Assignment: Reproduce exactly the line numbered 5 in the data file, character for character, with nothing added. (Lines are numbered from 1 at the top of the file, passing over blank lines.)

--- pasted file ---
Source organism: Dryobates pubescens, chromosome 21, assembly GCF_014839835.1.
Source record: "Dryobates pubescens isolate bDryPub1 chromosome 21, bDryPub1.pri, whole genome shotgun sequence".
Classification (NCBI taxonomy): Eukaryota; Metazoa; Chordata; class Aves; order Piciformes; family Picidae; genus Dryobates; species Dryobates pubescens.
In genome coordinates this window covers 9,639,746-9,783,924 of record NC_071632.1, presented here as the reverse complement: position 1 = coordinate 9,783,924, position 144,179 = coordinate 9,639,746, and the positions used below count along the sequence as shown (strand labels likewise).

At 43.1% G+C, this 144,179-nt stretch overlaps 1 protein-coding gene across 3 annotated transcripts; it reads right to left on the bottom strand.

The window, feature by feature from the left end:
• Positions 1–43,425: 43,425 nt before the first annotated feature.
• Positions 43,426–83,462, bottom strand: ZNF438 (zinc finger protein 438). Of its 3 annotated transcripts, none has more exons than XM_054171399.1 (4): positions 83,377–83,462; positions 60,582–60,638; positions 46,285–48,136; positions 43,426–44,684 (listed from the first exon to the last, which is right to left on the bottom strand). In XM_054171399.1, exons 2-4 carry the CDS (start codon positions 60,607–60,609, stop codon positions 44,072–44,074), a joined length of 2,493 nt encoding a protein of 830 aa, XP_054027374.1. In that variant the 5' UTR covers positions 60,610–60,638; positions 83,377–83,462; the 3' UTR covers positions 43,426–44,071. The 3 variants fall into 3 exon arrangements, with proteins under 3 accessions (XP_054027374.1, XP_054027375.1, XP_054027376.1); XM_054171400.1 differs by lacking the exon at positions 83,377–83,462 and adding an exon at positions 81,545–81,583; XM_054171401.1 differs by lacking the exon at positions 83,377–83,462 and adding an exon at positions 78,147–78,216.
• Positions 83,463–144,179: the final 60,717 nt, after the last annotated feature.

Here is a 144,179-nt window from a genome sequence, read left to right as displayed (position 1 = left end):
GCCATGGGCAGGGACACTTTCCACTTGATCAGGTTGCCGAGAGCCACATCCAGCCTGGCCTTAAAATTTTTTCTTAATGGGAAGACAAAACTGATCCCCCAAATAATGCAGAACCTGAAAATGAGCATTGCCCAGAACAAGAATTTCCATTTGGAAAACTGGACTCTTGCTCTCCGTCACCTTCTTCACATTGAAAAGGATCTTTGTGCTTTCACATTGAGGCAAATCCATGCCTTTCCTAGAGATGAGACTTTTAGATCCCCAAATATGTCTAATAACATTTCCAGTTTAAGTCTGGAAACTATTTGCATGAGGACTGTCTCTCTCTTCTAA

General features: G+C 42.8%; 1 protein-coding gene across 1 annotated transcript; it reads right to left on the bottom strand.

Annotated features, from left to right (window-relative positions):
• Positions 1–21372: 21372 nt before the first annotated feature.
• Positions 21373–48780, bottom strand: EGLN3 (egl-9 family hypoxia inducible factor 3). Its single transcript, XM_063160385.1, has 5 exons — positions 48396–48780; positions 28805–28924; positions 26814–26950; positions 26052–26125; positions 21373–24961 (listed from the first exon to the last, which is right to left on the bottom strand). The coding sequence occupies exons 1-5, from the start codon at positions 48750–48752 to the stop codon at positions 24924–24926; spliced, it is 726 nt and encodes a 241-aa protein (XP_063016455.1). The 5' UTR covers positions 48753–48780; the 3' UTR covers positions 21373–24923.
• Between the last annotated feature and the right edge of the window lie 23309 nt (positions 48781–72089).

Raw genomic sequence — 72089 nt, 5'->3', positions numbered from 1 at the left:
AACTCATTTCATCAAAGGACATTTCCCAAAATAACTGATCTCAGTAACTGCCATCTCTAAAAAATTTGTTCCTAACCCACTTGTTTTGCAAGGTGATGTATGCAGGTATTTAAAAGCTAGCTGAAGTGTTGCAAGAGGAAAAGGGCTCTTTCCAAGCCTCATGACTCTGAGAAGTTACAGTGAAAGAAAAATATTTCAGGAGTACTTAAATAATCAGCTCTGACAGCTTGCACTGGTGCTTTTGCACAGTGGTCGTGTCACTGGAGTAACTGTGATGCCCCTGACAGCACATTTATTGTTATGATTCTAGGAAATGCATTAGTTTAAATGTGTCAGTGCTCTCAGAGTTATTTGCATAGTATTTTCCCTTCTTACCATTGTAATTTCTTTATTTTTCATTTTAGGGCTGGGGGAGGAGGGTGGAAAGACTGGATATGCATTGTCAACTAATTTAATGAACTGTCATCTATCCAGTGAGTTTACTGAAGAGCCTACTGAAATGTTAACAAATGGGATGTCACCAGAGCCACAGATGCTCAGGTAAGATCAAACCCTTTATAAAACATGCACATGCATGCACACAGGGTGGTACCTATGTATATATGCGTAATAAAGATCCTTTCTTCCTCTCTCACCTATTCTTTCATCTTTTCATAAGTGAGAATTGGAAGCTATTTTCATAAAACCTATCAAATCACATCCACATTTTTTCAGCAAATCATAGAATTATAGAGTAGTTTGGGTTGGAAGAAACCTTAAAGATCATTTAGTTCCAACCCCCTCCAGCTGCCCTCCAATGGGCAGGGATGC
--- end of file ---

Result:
At 43.1% G+C, this 144,179-nt stretch overlaps 1 protein-coding gene across 3 annotated transcripts; it reads right to left on the bottom strand.